Selected Research Projects

Outstanding research output can not only be displayed by the means of publications or awards. This page presents activities that significantly contribute to the WHU research by other means.

In the aftermath of the financial crisis, financial institutions across the world had to pay more than 100 billion dollars for fines and settlements. The systemic character of the wrongdoing revealed that failure was not primarily due to single individual perpetrators, but due to a widespread mislead corporate culture within the industry. In consequence banks lost institutional trust and regulators, politicians, media as well as industry representatives called for a culture change within the banking industry. From a scientific point of view, cultural interventions, i.e. specific measures used to directly

influence the corporate culture, are seen as critical and it remains unclear whether or not culture change can actually be managed. The research project “Culture change in the financial industry: The role of rewards for culture change thus addresses the questions if and how financial institutions’ corporate culture can be changed via the reward system. In this vein, the research project documents the changes in the reward system since 2008/2009 and conducts interviews with critical employees to understand the employees subjective perceptions of the changes in the reward system and their relation to the current corporate culture.

Duration of Project

2016 - 2018

Project Management

  • Professor Miriam Müthel (WHU)

Sino-German business collaboration increasingly accounts for a significant part of both Chinese and German foreign investment. However, collaborating companies encounter many problems. Most critically, initial distrust among the business partners due to cross-cultural stereotyping and perceived values dissimilarity threatens knowledge exchange so that employees are found reluctant to share their unique knowledge. To increase innovation and performance in Sino-German alliances, it is thus important to understand the motivational drivers of knowledge sharing and to interpret the trust/distrust mechanisms in China and in Germany. For this aim, we explore cultural explanations for the differences between Chinese and Germans in their knowledge sharing motives and their processes of trust/distrust development and derive a joint model to depict intercultural knowledge sharing in Sino-German teams.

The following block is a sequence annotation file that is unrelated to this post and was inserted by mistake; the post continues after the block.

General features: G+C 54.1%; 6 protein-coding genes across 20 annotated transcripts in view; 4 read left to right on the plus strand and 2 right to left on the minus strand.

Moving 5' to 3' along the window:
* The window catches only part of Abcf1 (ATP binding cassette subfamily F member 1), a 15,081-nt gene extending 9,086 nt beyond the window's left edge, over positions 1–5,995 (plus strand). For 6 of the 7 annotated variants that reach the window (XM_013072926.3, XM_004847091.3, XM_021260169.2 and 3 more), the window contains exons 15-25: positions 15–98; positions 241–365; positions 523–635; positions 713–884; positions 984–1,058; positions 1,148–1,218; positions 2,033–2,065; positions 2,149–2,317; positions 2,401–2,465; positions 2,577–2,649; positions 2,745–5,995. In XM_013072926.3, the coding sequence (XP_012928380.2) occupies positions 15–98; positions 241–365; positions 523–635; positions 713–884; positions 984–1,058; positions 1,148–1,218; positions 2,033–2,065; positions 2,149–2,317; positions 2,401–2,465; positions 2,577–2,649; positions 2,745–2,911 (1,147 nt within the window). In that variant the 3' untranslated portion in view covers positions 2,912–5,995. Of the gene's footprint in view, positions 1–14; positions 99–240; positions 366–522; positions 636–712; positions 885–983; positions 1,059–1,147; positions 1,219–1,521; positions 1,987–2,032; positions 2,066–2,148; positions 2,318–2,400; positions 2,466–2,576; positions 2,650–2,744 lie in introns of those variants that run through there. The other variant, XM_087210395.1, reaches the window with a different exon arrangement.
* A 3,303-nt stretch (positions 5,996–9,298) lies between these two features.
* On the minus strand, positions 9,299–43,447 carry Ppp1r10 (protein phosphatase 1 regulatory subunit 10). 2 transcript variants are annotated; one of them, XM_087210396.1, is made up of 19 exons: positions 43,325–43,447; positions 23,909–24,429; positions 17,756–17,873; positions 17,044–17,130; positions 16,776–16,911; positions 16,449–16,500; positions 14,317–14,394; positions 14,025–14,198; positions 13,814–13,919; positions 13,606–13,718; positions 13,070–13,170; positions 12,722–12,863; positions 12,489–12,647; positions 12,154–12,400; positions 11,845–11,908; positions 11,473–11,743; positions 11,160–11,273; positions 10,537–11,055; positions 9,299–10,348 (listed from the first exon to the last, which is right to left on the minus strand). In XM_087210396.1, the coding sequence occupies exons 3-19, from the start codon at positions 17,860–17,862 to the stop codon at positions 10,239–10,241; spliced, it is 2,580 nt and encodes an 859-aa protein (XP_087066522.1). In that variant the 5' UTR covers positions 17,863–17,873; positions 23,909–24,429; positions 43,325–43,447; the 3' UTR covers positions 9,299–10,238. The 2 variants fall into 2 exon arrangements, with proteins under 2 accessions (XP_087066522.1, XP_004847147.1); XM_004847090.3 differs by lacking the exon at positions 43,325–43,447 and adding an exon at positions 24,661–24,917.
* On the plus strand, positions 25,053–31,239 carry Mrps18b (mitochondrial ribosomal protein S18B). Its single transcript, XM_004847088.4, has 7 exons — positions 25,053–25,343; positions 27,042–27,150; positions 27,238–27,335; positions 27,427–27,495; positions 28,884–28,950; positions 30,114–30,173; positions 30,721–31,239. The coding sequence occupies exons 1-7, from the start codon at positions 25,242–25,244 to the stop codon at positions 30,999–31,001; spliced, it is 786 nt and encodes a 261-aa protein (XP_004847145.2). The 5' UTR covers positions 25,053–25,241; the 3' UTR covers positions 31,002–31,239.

A lot of companies, especially small and medium-sized enterprises, nowadays have problems in dealing with innovation processes on their own, due to the shortness of innovation cycles and the complexity of the innovation subjects. The necessity to bring together complementary knowledge and corresponding capabilities within deployment and cooperations often results from their concentration upon the key expertises. This is mostly executed in networks of companies and service providers.

These cooperations are increasingly confronted with specific demands that do not only effect the willingness and the ability to collaborate but the availability of the required competencies and the suitable technical infrastructure as well, especially IT-networking abilities.

The concept of the so-called "Smart Networks" provides an approach to the systematical design of such networks and their continuous development. Due to their well-balanced mix of organisational willingness to (co-)operate, professional competence and IT infrastructure, they are especially predestined for a collaboration in innovation projects. The concept is also suitable to support dynamic or elusive networks that are willing to efficiently work together. Smart Networks have the so-called hyper-linking-functionality within the fields of organization, knowledge transfer and IT-networking. They are therefore considered as "incubators for innovation".

Within the frame of SmartNets, a project funded by the European Commission Community Research 7th Framework Programme, the chair of Business Information Science and Information Management has taken over the task to develop a concept for such smart networks, called "SmartNet Guide", based upon existing international innovation and production networks. In addition, the chair is responsible for the coordination of all acitivities concerning the dissemination of the project results in order to make them available for small and medium-sized companies. Upon termination of the project in 2014, there will be tool available, that is considered to accompany enterprises as their analytical and instruction instrument on their way to a qualified partnership within knowledge-oriented, added value networks.

Project Management

  • Professor Meike Tilebein (Center for Management Research (DITF-MR) of the German Institutes for Textile and Fiber Research Denkendorf (DITF))
  • Professor Thomas Fischer (WHU)
  • Assistant Professor Sven-V. Rehm (WHU) 

Duration of Project

2011 - 2014